Manchester United head physiotherapist Rob Swire has announced his retirement today, bringing to an end a 23-year career with the Red Devils.
Despite not being thrust into the limelight in the same way as a player or manager, physios and other backroom staff often fail to get the credit they deserve.
Swire is a classic case – one of the unsung heroes of a tremendously successful last two decades for the 20-time champions of England.
Swire admitted he had to think for some time about the decision, but decided to call time on a career which ran parallel to that of United playing legend Ryan Giggs.
“It wasn’t easy, it was a big decision”, said Swire, in an interview with manutd.com.
“It’s been a fantastic job, a brilliant job. I couldn’t have wanted anything better.
“I’ve spent 23 years at United, and the best of 30 years in total working pretty much seven days a week, I couldn’t keep doing it forever. I had to decide at some point when to stop and now’s the time.”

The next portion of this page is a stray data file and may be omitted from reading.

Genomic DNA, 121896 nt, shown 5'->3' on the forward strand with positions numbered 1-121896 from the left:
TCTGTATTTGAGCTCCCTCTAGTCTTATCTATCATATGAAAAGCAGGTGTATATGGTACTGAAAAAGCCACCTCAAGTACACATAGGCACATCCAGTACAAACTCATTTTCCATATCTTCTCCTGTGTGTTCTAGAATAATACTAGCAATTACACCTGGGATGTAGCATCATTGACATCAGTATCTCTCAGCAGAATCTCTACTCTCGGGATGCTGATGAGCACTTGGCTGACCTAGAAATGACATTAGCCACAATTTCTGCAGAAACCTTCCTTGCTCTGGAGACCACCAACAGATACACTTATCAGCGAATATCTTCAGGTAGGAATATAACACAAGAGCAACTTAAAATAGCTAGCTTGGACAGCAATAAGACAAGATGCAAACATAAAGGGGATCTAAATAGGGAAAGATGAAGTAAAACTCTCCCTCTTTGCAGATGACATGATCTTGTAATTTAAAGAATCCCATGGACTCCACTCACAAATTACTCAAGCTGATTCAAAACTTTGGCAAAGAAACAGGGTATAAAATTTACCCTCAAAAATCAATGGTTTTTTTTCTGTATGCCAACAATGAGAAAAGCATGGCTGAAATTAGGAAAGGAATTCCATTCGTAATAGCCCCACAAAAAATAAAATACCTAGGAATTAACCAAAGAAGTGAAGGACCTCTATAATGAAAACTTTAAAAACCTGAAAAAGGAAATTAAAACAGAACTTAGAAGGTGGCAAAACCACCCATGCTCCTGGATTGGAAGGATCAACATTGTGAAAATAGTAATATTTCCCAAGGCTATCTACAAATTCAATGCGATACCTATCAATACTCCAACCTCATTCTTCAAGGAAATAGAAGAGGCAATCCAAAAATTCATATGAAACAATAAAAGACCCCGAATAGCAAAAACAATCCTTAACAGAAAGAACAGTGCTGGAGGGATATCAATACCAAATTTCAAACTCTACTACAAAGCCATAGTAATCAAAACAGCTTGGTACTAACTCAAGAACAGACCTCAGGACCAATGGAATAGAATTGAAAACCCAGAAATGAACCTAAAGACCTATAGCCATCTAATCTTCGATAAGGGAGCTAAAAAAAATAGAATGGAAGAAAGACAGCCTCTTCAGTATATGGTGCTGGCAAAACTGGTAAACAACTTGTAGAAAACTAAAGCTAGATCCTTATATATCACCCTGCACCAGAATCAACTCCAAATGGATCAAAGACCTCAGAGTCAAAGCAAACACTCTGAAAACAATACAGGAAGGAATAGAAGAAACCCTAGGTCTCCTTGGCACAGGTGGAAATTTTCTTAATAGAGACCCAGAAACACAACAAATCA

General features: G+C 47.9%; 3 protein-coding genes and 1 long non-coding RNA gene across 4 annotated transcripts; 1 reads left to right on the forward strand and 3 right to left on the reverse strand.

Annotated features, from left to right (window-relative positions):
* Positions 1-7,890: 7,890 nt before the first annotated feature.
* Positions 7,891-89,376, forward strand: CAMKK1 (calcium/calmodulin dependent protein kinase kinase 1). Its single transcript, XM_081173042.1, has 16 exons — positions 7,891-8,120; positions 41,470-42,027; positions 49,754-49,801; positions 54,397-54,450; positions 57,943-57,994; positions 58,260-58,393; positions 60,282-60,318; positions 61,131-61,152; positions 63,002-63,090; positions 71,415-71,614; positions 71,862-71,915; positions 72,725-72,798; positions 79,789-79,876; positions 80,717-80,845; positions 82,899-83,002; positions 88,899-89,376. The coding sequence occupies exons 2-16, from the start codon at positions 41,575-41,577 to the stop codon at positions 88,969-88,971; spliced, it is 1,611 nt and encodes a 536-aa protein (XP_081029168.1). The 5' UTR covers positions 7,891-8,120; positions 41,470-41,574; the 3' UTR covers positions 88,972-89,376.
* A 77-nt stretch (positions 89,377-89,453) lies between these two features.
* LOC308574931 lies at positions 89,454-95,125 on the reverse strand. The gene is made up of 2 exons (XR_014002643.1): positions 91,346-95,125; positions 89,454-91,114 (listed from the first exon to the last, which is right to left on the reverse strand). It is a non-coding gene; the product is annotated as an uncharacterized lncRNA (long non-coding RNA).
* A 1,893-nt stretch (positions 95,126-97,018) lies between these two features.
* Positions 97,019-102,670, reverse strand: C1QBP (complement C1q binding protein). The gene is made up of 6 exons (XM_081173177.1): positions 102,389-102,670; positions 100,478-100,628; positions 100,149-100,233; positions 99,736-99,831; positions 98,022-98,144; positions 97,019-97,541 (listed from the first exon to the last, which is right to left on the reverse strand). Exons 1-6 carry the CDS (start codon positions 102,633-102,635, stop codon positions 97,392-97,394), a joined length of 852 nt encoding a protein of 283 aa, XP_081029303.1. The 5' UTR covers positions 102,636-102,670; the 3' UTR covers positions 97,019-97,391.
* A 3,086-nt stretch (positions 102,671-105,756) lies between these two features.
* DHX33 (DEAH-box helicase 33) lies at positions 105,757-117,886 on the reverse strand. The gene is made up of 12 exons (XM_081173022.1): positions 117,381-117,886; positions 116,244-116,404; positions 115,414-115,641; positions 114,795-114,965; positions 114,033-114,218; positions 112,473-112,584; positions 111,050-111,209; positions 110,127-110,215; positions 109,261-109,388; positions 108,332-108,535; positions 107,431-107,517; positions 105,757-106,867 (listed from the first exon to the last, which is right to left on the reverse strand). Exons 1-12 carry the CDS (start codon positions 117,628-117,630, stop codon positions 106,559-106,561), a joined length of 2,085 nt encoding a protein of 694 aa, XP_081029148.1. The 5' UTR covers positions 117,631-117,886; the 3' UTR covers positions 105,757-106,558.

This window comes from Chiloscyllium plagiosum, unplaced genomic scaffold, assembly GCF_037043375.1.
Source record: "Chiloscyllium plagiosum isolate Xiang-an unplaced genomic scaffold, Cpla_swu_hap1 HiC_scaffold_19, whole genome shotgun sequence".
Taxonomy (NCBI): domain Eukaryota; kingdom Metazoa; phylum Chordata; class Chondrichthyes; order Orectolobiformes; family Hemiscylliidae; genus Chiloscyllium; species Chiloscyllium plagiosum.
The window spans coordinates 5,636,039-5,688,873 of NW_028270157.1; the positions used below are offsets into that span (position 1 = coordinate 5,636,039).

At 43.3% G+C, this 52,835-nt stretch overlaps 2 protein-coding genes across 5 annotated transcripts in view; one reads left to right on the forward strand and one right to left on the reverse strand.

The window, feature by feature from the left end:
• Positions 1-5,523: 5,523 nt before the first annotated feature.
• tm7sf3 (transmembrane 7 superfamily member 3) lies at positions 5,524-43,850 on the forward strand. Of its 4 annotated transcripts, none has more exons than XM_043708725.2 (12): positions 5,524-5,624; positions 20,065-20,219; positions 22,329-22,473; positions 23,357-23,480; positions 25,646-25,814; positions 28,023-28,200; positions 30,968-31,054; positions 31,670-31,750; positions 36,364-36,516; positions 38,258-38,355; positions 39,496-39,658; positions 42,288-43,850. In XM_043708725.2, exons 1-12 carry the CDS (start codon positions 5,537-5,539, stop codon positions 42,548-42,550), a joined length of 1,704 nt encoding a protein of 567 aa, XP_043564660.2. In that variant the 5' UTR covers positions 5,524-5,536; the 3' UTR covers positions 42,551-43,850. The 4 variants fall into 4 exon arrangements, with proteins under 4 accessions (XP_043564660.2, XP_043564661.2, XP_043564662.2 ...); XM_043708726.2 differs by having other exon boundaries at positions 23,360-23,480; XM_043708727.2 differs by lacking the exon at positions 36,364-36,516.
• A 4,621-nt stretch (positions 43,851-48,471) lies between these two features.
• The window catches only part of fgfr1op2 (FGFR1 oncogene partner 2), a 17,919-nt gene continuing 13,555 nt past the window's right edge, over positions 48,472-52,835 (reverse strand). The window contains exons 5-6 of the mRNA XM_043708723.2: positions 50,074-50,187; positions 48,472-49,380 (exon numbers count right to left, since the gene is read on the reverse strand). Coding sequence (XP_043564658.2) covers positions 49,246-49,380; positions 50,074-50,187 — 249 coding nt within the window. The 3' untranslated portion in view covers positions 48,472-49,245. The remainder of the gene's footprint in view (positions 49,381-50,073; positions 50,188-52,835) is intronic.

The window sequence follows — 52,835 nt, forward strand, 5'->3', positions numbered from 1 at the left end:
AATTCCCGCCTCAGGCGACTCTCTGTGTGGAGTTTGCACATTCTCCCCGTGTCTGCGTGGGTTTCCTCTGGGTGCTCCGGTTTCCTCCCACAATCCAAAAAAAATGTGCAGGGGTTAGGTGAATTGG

Swire has chosen Neil Hough as his replacement, the man who he himself appointed as his assistant 15 years ago.
Swire’s long service began in 1991 after responding to an advert in the Physiotherapy journal and was appointed assistant to United physio Jim McGregor.
He felt that working with McGregor and then Dave Fevre in his early years at United set him up for a fruitful career once he took over the senior role in 1999.
Swire is believed to be the longest-serving physio at one club in the Premier League.
In his time with the Premier League giants he has helped keep United stars such as Cristiano Ronaldo, Wayne Rooney, Bryan Robson and David Beckham up and (literally) running.
In his interview with manutd.com, Swire said he was looking forward to putting his feet up and relaxing with his family, something he’s been unable to do properly for 20 years.
“After working seven days a week for such a long time, I’ve done something like 40 or 45 years’ work in 25 years, so I just want to put my feet up and see more of my family after spending so much time away from them.
“I’m also looking forward to catching up with the things I’ve not been able to do for all this time. I’ll get out in the garden, get out on my bike and just chill out.”
The retirement means United will head into the new season without one of the longest-serving members of staff in their history.